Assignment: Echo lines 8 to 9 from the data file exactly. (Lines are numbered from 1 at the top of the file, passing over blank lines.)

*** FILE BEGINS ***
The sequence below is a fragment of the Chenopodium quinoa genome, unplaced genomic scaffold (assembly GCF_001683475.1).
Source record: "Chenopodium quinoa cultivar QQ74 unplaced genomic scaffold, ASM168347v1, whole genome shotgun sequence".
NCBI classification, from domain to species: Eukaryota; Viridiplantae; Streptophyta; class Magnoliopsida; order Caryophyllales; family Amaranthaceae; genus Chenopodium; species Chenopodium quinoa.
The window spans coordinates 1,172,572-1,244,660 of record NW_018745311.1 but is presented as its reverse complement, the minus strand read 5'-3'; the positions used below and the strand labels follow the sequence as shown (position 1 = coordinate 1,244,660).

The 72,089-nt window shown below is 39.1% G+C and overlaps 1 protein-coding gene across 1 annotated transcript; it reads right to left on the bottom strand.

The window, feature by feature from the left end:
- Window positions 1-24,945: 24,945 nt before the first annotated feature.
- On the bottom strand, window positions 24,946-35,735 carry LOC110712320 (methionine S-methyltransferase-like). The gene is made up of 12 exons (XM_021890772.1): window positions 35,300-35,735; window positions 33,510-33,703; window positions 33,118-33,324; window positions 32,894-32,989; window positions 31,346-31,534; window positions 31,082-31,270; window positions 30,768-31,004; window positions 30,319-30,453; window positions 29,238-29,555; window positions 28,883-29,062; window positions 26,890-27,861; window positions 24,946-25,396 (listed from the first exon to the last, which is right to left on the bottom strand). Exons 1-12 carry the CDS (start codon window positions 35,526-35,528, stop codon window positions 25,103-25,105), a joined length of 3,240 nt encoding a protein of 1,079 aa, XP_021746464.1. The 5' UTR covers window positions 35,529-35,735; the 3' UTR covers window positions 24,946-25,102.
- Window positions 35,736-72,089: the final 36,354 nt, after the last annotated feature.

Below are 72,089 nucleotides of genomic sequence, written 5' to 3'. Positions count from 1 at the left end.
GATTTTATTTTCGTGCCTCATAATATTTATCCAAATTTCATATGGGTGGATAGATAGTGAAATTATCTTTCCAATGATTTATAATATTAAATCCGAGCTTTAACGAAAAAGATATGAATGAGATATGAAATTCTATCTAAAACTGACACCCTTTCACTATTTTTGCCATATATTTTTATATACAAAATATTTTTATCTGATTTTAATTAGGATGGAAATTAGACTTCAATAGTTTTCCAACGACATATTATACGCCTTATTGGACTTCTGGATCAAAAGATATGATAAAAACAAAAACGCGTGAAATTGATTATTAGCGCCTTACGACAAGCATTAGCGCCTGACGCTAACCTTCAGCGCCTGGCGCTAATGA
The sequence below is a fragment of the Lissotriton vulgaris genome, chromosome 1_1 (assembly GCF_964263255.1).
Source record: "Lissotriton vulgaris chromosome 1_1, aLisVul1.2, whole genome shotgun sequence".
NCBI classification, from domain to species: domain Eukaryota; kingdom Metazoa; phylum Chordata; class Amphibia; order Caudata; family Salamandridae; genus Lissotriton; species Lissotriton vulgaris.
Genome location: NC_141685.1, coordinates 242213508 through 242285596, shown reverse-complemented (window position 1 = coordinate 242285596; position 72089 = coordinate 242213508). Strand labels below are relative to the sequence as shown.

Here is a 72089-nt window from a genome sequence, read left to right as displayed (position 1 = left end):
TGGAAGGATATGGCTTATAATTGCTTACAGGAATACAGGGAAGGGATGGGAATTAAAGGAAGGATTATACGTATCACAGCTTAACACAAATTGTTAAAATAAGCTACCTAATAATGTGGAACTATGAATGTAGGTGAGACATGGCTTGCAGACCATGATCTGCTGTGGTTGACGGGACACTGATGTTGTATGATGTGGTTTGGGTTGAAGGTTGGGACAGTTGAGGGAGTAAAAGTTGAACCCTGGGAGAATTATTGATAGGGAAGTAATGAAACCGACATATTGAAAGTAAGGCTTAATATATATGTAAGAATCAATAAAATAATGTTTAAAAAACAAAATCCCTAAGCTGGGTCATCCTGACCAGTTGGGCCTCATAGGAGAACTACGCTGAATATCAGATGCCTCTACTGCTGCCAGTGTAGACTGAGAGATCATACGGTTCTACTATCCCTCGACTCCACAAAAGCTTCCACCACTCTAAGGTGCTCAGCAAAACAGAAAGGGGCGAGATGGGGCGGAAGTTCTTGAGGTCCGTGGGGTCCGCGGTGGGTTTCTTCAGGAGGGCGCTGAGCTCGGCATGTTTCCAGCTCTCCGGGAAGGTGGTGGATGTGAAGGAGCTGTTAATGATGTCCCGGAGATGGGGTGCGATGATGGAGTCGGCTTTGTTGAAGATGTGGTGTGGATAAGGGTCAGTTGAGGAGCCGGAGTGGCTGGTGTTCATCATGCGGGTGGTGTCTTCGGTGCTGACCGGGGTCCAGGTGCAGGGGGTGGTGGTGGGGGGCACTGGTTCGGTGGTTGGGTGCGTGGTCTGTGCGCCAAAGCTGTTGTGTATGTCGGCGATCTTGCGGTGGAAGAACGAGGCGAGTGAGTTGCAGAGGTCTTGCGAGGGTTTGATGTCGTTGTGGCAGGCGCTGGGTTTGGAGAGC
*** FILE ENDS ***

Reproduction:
- On the bottom strand, window positions 24,946-35,735 carry LOC110712320 (methionine S-methyltransferase-like). The gene is made up of 12 exons (XM_021890772.1): window positions 35,300-35,735; window positions 33,510-33,703; window positions 33,118-33,324; window positions 32,894-32,989; window positions 31,346-31,534; window positions 31,082-31,270; window positions 30,768-31,004; window positions 30,319-30,453; window positions 29,238-29,555; window positions 28,883-29,062; window positions 26,890-27,861; window positions 24,946-25,396 (listed from the first exon to the last, which is right to left on the bottom strand). Exons 1-12 carry the CDS (start codon window positions 35,526-35,528, stop codon window positions 25,103-25,105), a joined length of 3,240 nt encoding a protein of 1,079 aa, XP_021746464.1. The 5' UTR covers window positions 35,529-35,735; the 3' UTR covers window positions 24,946-25,102.
- Window positions 35,736-72,089: the final 36,354 nt, after the last annotated feature.